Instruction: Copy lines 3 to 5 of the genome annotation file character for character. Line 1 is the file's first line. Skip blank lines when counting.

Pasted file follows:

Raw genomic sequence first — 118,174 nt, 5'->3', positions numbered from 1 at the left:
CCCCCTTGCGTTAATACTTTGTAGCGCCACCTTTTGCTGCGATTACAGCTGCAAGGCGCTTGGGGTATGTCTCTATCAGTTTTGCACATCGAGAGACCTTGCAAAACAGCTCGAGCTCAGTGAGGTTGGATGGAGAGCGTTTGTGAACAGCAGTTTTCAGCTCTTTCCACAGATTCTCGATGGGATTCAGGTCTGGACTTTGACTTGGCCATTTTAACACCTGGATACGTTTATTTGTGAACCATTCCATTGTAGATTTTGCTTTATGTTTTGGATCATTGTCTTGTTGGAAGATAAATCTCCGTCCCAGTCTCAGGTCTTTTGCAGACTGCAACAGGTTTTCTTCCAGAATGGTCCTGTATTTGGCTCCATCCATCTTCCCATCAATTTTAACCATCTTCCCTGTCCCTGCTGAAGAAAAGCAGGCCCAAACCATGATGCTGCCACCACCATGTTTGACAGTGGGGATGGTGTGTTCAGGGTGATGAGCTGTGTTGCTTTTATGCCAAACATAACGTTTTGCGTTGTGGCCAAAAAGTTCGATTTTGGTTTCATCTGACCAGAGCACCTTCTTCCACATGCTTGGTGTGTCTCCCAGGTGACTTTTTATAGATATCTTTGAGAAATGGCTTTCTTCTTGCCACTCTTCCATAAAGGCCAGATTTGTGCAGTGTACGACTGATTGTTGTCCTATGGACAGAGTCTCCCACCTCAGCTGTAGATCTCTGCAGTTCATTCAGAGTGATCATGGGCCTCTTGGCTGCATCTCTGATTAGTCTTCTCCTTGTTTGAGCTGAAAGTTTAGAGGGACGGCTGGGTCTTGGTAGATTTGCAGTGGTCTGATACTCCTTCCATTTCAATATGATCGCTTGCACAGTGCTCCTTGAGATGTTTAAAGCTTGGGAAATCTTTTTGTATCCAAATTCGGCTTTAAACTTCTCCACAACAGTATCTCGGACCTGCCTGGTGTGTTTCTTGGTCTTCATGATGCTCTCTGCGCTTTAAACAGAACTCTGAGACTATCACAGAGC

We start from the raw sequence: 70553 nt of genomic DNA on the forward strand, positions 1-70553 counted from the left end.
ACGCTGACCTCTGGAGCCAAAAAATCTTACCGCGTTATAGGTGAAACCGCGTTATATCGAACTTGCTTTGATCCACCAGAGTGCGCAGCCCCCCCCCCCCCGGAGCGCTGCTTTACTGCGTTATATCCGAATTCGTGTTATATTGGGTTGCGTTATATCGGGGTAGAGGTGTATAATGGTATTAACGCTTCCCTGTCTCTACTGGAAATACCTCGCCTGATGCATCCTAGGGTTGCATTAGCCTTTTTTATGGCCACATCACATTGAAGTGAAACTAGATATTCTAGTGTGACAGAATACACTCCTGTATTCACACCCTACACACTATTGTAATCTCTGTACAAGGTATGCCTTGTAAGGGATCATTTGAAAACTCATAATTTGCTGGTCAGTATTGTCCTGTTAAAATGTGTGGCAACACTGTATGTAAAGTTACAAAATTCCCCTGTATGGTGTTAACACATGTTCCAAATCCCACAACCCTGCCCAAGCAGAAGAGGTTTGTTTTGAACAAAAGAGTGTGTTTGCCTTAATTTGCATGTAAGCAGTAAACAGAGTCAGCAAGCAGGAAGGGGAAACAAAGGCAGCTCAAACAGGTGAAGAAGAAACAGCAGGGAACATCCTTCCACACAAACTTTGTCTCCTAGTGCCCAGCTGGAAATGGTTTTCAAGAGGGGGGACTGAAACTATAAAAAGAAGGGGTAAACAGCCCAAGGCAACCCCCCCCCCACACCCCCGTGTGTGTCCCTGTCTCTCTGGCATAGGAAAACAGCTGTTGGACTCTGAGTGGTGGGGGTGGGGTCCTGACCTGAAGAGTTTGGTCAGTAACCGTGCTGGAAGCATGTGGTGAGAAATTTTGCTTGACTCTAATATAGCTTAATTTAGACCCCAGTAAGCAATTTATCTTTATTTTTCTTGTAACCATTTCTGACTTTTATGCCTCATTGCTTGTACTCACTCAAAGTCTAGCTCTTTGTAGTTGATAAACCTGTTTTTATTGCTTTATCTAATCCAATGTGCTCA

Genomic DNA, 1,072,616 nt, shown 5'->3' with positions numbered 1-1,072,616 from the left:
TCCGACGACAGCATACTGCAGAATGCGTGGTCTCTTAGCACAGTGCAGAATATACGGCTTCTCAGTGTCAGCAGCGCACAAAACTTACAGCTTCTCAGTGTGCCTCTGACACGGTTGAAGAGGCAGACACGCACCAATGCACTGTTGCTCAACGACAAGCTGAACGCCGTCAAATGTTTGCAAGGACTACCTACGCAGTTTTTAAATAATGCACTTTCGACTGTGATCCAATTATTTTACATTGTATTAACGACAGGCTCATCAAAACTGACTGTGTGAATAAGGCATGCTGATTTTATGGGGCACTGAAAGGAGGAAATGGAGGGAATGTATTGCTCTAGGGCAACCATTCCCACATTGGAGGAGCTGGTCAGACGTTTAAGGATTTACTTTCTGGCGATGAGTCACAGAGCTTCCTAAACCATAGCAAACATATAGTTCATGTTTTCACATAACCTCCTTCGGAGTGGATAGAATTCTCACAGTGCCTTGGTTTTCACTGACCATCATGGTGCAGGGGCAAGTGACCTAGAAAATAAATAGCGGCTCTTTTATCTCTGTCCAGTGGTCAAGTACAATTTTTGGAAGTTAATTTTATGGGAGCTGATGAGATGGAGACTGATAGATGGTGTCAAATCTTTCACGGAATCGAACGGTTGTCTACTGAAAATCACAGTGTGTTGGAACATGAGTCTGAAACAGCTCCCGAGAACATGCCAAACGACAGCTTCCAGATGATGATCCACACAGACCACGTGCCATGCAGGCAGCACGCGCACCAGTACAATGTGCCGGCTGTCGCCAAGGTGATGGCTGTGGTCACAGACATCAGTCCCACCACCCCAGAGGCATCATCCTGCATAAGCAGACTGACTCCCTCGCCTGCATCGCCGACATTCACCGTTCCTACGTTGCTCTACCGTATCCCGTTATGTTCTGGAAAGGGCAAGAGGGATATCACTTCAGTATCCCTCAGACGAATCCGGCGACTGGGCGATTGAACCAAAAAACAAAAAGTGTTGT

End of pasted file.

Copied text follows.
We start from the raw sequence: 70553 nt of genomic DNA on the forward strand, positions 1-70553 counted from the left end.
ACGCTGACCTCTGGAGCCAAAAAATCTTACCGCGTTATAGGTGAAACCGCGTTATATCGAACTTGCTTTGATCCACCAGAGTGCGCAGCCCCCCCCCCCCCGGAGCGCTGCTTTACTGCGTTATATCCGAATTCGTGTTATATTGGGTTGCGTTATATCGGGGTAGAGGTGTATAATGGTATTAACGCTTCCCTGTCTCTACTGGAAATACCTCGCCTGATGCATCCTAGGGTTGCATTAGCCTTTTTTATGGCCACATCACATTGAAGTGAAACTAGATATTCTAGTGTGACAGAATACACTCCTGTATTCACACCCTACACACTATTGTAATCTCTGTACAAGGTATGCCTTGTAAGGGATCATTTGAAAACTCATAATTTGCTGGTCAGTATTGTCCTGTTAAAATGTGTGGCAACACTGTATGTAAAGTTACAAAATTCCCCTGTATGGTGTTAACACATGTTCCAAATCCCACAACCCTGCCCAAGCAGAAGAGGTTTGTTTTGAACAAAAGAGTGTGTTTGCCTTAATTTGCATGTAAGCAGTAAACAGAGTCAGCAAGCAGGAAGGGGAAACAAAGGCAGCTCAAACAGGTGAAGAAGAAACAGCAGGGAACATCCTTCCACACAAACTTTGTCTCCTAGTGCCCAGCTGGAAATGGTTTTCAAGAGGGGGGACTGAAACTATAAAAAGAAGGGGTAAACAGCCCAAGGCAACCCCCCCCCCACACCCCCGTGTGTGTCCCTGTCTCTCTGGCATAGGAAAACAGCTGTTGGACTCTGAGTGGTGGGGGTGGGGTCCTGACCTGAAGAGTTTGGTCAGTAACCGTGCTGGAAGCATGTGGTGAGAAATTTTGCTTGACTCTAATATAGCTTAATTTAGACCCCAGTAAGCAATTTATCTTTATTTTTCTTGTAACCATTTCTGACTTTTATGCCTCATTGCTTGTACTCACTCAAAGTCTAGCTCTTTGTAGTTGATAAACCTGTTTTTATTGCTTTATCTAATCCAATGTGCTCA

Genomic DNA, 1,072,616 nt, shown 5'->3' with positions numbered 1-1,072,616 from the left: